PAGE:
Haley rails against lack of Ukraine aid in spending bill, pushes for spending cuts in other areas
Republican presidential candidate Nikki Haley railed against the lack of Ukraine aid in Congress’s “clean” stopgap measure brought to the House floor a day earlier and called for spending cuts in other areas.
“The reality is Republicans and Democrats, all of them, have been spending taxpayer dollars in a ridiculous way,” Haley said Sunday on “Fox News Sunday” with Shannon Bream. “They just take a budget from last year, add more to it, and keep going. So the false narrative of we can either pay for certain things or Ukraine is wrong.”
Haley was responding to Republican Sen. Rand Paul (Ky.), a staunch opponent of additional Ukraine aid, who said last week more aid would mean borrowing money from China.
Acknowledging the nation’s debt, Haley, a former United Nations ambassador, also took a jab at her own party’s spending choices.
“We’re $33 trillion in debt, we’re having to borrow money just to make our interest payments, China owns some of that debt,” Haley said. “But … if you’re going to look at that, why don’t we look at the fact that why … Republicans put in $7.4 billion of pet projects and earmarks in the budget and Democrats put in $2.8 billion? Why don’t we look at all the things we don’t need to spend on?”
Arguing the budget needs to start at zero so lawmakers can “work their way up,” Haley said she is pushing for spending caps to avoid overspending and continued borrowing.
Haley has maintained a push for continued funding for the war-torn country throughout her presidential campaign, repeatedly claiming a win for Russia is a win for China.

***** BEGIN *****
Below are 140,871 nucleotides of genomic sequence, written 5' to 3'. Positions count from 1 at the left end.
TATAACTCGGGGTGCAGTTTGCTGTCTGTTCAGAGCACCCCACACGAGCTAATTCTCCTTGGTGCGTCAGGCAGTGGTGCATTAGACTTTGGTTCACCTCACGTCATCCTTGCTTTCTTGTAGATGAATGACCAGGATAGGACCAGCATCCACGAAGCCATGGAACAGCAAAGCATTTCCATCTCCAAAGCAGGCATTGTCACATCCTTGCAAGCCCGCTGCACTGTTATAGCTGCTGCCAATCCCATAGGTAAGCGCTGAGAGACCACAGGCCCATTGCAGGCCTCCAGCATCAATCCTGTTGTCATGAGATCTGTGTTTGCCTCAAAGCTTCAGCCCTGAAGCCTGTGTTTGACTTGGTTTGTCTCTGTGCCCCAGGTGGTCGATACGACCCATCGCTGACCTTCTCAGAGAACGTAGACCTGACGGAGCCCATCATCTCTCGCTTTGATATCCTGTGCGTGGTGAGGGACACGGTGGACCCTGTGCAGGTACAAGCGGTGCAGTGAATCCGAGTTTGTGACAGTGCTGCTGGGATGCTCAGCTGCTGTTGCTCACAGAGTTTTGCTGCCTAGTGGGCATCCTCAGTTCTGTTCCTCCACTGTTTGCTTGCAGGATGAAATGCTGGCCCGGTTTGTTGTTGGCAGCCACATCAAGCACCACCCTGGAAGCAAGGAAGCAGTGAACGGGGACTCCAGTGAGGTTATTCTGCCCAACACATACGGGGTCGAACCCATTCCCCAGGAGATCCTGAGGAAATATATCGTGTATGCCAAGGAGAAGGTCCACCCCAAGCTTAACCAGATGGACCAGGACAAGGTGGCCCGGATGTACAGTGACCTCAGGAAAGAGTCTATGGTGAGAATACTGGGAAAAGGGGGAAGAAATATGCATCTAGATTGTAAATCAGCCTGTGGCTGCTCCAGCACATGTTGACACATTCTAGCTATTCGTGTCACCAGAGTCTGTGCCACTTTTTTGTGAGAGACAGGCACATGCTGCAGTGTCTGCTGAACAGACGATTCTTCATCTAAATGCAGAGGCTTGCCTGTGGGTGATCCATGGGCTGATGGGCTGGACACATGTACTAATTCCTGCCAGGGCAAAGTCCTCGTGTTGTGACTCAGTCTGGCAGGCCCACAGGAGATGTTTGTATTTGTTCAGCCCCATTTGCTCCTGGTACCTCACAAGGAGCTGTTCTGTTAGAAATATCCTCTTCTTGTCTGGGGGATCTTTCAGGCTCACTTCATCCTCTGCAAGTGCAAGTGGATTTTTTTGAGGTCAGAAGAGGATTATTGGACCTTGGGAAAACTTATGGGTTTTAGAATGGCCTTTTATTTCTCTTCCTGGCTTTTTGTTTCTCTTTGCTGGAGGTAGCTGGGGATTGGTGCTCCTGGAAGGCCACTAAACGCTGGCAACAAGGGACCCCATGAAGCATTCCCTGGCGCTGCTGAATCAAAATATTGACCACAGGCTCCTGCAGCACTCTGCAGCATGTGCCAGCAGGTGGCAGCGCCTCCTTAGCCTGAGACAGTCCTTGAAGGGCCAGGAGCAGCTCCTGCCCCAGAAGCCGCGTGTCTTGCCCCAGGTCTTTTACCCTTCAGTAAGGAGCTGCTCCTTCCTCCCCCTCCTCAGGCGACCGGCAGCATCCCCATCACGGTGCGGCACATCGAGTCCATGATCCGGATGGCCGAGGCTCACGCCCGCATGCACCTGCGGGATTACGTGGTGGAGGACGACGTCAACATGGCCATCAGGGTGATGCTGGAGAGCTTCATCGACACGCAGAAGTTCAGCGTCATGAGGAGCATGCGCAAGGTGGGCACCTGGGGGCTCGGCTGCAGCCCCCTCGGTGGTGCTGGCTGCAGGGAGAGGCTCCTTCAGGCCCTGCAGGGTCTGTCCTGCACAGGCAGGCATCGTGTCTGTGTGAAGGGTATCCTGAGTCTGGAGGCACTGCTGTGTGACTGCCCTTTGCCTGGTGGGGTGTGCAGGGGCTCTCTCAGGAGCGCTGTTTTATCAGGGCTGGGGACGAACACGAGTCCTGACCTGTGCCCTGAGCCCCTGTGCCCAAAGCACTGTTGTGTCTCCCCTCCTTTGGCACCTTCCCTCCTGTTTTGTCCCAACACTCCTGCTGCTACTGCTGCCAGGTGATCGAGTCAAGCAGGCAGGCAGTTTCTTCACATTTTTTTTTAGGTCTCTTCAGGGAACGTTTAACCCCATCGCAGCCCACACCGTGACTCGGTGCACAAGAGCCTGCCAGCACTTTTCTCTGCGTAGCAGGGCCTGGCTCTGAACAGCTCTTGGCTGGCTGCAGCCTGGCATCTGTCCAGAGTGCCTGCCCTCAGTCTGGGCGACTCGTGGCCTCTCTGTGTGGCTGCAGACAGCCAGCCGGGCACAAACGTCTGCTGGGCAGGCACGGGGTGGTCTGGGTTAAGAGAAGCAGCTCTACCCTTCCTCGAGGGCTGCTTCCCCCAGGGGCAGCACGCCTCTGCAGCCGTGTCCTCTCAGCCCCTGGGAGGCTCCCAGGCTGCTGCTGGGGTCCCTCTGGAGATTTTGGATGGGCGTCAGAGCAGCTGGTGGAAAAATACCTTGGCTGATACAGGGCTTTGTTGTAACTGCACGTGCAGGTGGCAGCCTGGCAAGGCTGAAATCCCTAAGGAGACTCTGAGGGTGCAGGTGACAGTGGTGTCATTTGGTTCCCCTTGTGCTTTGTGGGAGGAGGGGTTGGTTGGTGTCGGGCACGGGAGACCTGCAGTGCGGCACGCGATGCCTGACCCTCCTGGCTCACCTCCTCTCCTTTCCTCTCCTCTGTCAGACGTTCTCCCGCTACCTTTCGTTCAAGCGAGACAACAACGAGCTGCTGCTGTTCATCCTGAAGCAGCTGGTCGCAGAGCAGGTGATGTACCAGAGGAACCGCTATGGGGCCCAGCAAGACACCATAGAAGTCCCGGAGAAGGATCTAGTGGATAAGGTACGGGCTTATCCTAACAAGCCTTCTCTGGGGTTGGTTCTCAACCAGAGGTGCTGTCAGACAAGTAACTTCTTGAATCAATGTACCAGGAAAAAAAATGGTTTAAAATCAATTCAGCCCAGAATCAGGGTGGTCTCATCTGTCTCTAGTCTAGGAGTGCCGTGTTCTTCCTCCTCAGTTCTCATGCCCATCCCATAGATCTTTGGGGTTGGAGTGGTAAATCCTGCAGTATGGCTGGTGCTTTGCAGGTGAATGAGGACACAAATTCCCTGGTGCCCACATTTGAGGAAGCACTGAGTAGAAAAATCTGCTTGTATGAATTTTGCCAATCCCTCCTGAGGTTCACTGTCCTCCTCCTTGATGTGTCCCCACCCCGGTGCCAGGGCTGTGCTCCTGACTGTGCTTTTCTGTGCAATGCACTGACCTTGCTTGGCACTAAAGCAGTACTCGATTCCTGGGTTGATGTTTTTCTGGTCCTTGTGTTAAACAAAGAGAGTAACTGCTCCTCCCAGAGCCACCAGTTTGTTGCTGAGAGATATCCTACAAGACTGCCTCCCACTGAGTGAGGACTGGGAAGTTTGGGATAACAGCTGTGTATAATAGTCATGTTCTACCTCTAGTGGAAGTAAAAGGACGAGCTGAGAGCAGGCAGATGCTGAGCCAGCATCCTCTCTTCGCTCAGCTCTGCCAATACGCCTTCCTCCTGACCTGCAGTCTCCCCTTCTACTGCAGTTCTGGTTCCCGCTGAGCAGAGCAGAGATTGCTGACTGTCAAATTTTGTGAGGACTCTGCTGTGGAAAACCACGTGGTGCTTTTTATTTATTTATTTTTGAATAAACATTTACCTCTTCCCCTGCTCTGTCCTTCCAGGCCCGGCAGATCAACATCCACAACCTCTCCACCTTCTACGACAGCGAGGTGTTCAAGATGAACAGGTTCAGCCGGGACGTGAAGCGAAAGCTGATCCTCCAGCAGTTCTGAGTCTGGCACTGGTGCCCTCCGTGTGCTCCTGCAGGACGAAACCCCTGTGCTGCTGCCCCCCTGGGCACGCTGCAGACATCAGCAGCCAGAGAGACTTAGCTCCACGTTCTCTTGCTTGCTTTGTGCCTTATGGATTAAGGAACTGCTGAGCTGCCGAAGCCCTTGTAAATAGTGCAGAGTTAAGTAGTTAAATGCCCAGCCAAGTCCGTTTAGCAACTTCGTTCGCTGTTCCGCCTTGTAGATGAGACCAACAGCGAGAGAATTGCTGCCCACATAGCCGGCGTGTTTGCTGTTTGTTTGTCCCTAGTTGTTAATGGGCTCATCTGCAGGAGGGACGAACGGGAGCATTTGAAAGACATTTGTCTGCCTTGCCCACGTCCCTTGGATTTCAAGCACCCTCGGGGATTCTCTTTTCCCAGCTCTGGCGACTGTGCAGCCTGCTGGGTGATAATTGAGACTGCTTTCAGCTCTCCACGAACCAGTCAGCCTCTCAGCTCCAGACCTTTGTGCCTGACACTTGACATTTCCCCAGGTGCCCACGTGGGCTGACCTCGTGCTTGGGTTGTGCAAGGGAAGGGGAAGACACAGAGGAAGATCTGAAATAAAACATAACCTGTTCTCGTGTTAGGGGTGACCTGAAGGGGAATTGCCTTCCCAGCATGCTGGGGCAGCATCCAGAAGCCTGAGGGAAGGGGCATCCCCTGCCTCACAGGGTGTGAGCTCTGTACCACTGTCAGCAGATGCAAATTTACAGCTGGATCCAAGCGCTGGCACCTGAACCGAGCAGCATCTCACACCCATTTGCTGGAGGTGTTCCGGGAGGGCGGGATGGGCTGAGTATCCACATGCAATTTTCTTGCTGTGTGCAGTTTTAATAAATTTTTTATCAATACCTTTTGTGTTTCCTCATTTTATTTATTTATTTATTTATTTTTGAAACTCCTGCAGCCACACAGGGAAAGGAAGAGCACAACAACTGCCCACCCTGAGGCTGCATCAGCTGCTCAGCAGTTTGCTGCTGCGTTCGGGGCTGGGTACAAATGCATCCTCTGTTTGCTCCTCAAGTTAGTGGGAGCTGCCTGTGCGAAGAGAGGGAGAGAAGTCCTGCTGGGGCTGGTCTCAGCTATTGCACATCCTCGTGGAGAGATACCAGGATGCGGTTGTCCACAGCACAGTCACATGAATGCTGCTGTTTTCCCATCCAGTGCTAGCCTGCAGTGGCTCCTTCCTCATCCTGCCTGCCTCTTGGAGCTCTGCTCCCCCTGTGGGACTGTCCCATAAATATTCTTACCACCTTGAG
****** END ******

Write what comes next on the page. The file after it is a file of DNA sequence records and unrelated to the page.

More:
“The fact that this is actually going to prevent war, the fact that this is only 3.5 percent of our national budget, that 3.5 percent of our national defense budget,” Haley said. “The fact that … this goes back to 11 European countries who are spending more than us. But what is this going to? It’s going to weapons, it’s going to replenish our stockpile. It’s going to make sure Ukraine has what they need. And it’s going to make sure that if they win, this is not another win for Russia or China, but it’s preventing war so that it doesn’t go into Poland and other NATO countries.”
House Speaker Kevin McCarthy (R-Calif.) on Saturday offered a bill to keep the government open that did not include funding for Ukraine, despite the fact that similar legislation in the Senate with Ukraine aid was moving forward.
McCarthy had argued Ukraine aid should not be part of a stopgap measure, and a number of Republicans in the House oppose it.
In an interview on CBS News on Sunday, McCarthy said he is committed to helping Ukraine but that addressing the crisis at the border is still a bigger priority.